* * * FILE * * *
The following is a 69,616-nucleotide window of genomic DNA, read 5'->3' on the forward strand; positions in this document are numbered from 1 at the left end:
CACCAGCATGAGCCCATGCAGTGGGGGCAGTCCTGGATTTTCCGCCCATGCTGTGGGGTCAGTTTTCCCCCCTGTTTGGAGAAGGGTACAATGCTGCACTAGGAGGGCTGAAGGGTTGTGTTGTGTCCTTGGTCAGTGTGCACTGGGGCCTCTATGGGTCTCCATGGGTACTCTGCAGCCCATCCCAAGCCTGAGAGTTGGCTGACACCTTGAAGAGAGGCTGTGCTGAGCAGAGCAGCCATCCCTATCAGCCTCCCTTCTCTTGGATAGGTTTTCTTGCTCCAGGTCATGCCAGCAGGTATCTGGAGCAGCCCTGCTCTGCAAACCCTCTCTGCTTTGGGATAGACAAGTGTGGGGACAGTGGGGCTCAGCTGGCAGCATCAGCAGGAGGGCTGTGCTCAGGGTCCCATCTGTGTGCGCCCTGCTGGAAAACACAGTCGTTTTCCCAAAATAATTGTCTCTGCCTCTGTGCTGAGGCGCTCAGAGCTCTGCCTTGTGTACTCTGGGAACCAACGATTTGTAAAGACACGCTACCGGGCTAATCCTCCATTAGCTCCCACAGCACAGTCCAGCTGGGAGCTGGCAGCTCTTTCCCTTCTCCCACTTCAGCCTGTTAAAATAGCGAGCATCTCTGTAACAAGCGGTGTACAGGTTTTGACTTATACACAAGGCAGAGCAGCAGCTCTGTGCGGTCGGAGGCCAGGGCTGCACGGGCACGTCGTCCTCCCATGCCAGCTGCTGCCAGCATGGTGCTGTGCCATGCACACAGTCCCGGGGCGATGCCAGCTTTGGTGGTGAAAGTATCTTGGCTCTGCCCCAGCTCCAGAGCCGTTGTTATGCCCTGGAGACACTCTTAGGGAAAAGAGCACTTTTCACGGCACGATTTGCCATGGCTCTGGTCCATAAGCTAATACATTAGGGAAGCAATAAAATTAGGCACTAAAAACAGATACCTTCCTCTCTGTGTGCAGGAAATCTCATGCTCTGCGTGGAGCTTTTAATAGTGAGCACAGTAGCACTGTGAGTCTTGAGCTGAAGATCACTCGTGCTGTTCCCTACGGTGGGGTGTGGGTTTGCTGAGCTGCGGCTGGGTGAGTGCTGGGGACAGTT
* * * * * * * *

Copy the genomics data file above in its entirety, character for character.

The following is a 69,616-nucleotide window of genomic DNA, read 5'->3' on the forward strand; positions in this document are numbered from 1 at the left end:
CACCAGCATGAGCCCATGCAGTGGGGGCAGTCCTGGATTTTCCGCCCATGCTGTGGGGTCAGTTTTCCCCCCTGTTTGGAGAAGGGTACAATGCTGCACTAGGAGGGCTGAAGGGTTGTGTTGTGTCCTTGGTCAGTGTGCACTGGGGCCTCTATGGGTCTCCATGGGTACTCTGCAGCCCATCCCAAGCCTGAGAGTTGGCTGACACCTTGAAGAGAGGCTGTGCTGAGCAGAGCAGCCATCCCTATCAGCCTCCCTTCTCTTGGATAGGTTTTCTTGCTCCAGGTCATGCCAGCAGGTATCTGGAGCAGCCCTGCTCTGCAAACCCTCTCTGCTTTGGGATAGACAAGTGTGGGGACAGTGGGGCTCAGCTGGCAGCATCAGCAGGAGGGCTGTGCTCAGGGTCCCATCTGTGTGCGCCCTGCTGGAAAACACAGTCGTTTTCCCAAAATAATTGTCTCTGCCTCTGTGCTGAGGCGCTCAGAGCTCTGCCTTGTGTACTCTGGGAACCAACGATTTGTAAAGACACGCTACCGGGCTAATCCTCCATTAGCTCCCACAGCACAGTCCAGCTGGGAGCTGGCAGCTCTTTCCCTTCTCCCACTTCAGCCTGTTAAAATAGCGAGCATCTCTGTAACAAGCGGTGTACAGGTTTTGACTTATACACAAGGCAGAGCAGCAGCTCTGTGCGGTCGGAGGCCAGGGCTGCACGGGCACGTCGTCCTCCCATGCCAGCTGCTGCCAGCATGGTGCTGTGCCATGCACACAGTCCCGGGGCGATGCCAGCTTTGGTGGTGAAAGTATCTTGGCTCTGCCCCAGCTCCAGAGCCGTTGTTATGCCCTGGAGACACTCTTAGGGAAAAGAGCACTTTTCACGGCACGATTTGCCATGGCTCTGGTCCATAAGCTAATACATTAGGGAAGCAATAAAATTAGGCACTAAAAACAGATACCTTCCTCTCTGTGTGCAGGAAATCTCATGCTCTGCGTGGAGCTTTTAATAGTGAGCACAGTAGCACTGTGAGTCTTGAGCTGAAGATCACTCGTGCTGTTCCCTACGGTGGGGTGTGGGTTTGCTGAGCTGCGGCTGGGTGAGTGCTGGGGACAGTT